Management is also constrained by the Securities and Exchange Commission’s (SEC) rule 10b-5, which binds executives to telling the truth. It is illegal for any person to defraud or deceive investors, including through the misrepresentation of material information, with respect to the sale or purchase of securities.
‘Great things are done by a series of small things brought together’–Vincent Van Gogh
In the current climate, management is guilty until proven innocent.
Companies that understand the power of perception, and maintain credibility and constituency loyalty adhere to a handful of fundamentals in normal and crisis moments.
The “no comment” comment or “we don’t comment on rumor and speculation” is not always an option. It may be easy to say and sound comfortable for attorneys but markets no longer buy it. In most cases, those comments will not stop ongoing commentary.
Respond with facts. Facts expel fiction. Present sound reasons why the rumor or speculation is not accurate. It might be difficult for executives and lawyers to agree and use facts–but that approach is effective and everlasting in this digital environment.
Speak in simple English. Industry jargon and legalese dramatically detract from credibility. Express empathy and demonstrate understanding, don’t show arrogance or attempt stonewalling because you don’t like the question. It will just add to the speculation.
Communicate consistently–and earn a reputation for doing so with market and media participants. Rumors and speculation love information vacuums. Gather, verify, and share information with investors and other constituents. Don’t wait until you have legal requirements to make an announcement–you will have many more questions to answer.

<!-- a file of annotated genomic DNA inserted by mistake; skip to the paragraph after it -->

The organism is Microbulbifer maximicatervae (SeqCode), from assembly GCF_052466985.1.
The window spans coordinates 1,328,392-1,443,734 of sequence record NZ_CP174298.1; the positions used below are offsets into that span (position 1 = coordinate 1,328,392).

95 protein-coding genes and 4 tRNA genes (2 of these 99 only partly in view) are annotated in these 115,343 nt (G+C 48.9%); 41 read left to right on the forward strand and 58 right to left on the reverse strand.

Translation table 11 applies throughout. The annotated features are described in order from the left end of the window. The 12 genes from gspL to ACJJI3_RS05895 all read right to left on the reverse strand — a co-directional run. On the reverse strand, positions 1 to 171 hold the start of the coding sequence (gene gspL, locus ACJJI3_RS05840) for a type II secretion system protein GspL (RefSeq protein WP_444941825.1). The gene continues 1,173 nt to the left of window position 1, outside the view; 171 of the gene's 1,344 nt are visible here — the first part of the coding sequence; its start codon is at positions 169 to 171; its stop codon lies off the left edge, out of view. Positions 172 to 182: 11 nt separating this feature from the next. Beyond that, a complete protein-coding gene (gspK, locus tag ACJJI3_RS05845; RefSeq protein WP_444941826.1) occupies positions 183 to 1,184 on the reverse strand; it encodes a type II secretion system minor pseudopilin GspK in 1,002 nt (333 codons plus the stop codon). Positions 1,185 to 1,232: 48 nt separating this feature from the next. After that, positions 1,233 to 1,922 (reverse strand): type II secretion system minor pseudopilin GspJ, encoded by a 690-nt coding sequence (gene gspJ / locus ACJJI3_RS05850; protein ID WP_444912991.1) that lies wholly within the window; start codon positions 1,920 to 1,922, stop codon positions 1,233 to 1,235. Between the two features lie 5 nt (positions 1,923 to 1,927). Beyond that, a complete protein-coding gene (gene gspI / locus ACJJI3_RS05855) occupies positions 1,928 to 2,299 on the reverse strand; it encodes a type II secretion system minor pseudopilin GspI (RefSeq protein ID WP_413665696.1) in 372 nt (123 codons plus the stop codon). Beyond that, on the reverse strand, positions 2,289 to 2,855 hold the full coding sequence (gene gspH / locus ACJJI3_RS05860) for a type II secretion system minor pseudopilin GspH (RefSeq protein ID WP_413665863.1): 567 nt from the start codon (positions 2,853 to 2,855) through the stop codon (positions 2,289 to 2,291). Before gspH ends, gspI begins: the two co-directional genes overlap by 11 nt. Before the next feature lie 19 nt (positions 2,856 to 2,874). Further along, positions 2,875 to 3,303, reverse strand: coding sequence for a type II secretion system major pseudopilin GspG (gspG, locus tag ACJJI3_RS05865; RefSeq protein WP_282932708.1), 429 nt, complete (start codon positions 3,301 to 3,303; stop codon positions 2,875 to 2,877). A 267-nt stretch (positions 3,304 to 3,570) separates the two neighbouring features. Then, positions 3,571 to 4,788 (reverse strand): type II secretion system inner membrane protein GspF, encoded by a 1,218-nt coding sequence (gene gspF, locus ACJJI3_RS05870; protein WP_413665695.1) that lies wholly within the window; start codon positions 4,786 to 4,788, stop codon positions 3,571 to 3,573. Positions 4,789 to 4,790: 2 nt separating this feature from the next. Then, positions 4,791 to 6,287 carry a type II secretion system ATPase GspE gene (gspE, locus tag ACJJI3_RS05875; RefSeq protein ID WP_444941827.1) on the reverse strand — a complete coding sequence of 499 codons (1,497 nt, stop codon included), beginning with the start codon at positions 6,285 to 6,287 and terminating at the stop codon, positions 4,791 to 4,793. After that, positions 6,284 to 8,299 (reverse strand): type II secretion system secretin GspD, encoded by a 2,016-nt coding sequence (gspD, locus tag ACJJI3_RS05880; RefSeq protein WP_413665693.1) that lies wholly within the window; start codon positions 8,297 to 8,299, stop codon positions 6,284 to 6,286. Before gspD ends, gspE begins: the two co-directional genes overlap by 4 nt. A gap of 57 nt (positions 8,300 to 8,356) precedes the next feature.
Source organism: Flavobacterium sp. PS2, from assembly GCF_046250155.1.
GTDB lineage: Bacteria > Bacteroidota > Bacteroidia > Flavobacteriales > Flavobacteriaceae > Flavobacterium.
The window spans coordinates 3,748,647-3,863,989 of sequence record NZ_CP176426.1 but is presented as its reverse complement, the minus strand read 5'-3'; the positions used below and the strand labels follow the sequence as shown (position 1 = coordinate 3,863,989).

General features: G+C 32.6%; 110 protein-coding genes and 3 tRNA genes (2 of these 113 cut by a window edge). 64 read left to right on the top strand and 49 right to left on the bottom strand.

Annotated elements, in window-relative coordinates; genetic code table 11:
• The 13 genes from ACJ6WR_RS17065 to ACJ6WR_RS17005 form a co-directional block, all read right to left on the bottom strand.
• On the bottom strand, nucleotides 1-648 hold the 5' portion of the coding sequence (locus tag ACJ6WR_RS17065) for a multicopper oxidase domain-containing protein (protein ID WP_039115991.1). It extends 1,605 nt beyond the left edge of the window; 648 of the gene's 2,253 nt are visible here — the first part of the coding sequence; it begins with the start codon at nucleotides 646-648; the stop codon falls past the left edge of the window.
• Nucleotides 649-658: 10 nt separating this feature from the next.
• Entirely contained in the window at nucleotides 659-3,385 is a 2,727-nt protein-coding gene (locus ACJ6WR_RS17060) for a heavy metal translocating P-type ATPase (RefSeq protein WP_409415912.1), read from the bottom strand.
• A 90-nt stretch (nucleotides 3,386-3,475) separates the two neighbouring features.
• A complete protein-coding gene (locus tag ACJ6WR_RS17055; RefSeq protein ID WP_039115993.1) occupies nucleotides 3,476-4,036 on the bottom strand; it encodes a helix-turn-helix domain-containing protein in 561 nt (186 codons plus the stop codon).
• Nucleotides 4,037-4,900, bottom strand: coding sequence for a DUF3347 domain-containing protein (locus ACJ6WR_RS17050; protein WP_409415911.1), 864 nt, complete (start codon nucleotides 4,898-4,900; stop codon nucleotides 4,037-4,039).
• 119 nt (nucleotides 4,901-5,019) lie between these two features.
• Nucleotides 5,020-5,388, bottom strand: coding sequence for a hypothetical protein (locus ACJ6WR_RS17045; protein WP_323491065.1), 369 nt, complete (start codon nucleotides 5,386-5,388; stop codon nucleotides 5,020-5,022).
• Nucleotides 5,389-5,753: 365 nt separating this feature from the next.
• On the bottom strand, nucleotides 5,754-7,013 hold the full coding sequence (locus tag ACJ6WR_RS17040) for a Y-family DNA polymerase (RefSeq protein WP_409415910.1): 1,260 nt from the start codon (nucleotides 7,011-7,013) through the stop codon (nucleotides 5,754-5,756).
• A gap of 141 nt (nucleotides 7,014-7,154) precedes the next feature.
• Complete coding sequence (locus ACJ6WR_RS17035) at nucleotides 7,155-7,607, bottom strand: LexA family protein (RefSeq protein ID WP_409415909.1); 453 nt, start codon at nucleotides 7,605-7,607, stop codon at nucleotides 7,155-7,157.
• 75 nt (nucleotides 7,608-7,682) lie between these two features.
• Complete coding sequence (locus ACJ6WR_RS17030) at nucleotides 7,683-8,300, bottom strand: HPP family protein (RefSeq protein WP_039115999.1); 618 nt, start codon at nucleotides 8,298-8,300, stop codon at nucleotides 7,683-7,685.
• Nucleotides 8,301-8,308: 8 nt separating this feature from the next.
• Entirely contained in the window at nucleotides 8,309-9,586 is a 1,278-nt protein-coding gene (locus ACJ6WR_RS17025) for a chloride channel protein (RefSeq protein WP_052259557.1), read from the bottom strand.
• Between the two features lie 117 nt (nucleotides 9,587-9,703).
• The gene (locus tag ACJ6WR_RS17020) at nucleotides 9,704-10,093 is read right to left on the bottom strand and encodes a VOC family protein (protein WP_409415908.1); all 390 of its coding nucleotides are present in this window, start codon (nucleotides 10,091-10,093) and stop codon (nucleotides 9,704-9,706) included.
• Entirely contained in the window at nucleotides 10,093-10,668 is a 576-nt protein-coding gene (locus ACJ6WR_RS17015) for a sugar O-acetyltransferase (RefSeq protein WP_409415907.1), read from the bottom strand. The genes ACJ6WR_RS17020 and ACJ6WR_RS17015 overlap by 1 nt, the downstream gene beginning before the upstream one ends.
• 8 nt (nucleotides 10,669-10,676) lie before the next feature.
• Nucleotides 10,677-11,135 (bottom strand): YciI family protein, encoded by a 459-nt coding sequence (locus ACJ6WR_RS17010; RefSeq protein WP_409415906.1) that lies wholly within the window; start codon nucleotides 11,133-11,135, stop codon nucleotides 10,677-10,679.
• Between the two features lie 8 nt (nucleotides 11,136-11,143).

Remain vigilant. Speculation has a long shelf life. It manifests beyond investor memory in databases and social media. Even after constituencies have moved on to the next story, the narrative can be retrieved and the problem reactivated by a troll sometime down the road.
Establish a process and procedures to get information quickly from the ground floor to the C-suite. Alert management to positive, negative, and even the lack of chatter about constituency agendas inside as well as outside the organization.
Black swan events are predictable
Rumors and speculation are not orphans–they are born of a smoldering tension somewhere–and then someone pulls a trigger.
In dealing with these critical moments, preserving a company’s reputation rests on leadership. Grace and transparency under pressure are needed to match the depth, breadth, magnitude, and speed of today’s online world and markets.
Ill-prepared leaders will suffer more than 15 minutes of shame. If you don’t take control of how you are perceived, the markets and the media will do it for you.
Richard Torrenzano is the chief executive of The Torrenzano Group, which helps organizations take control of how they are perceived. For nearly a decade, he was a member of the New York Stock Exchange management (policy) and executive (operations) committees. Richard is a sought-after expert and leading commentator on financial markets, brands, crisis, media, and reputation.
The opinions expressed in Fortune.com commentary pieces are solely the views of their authors and do not necessarily reflect the opinions and beliefs of Fortune.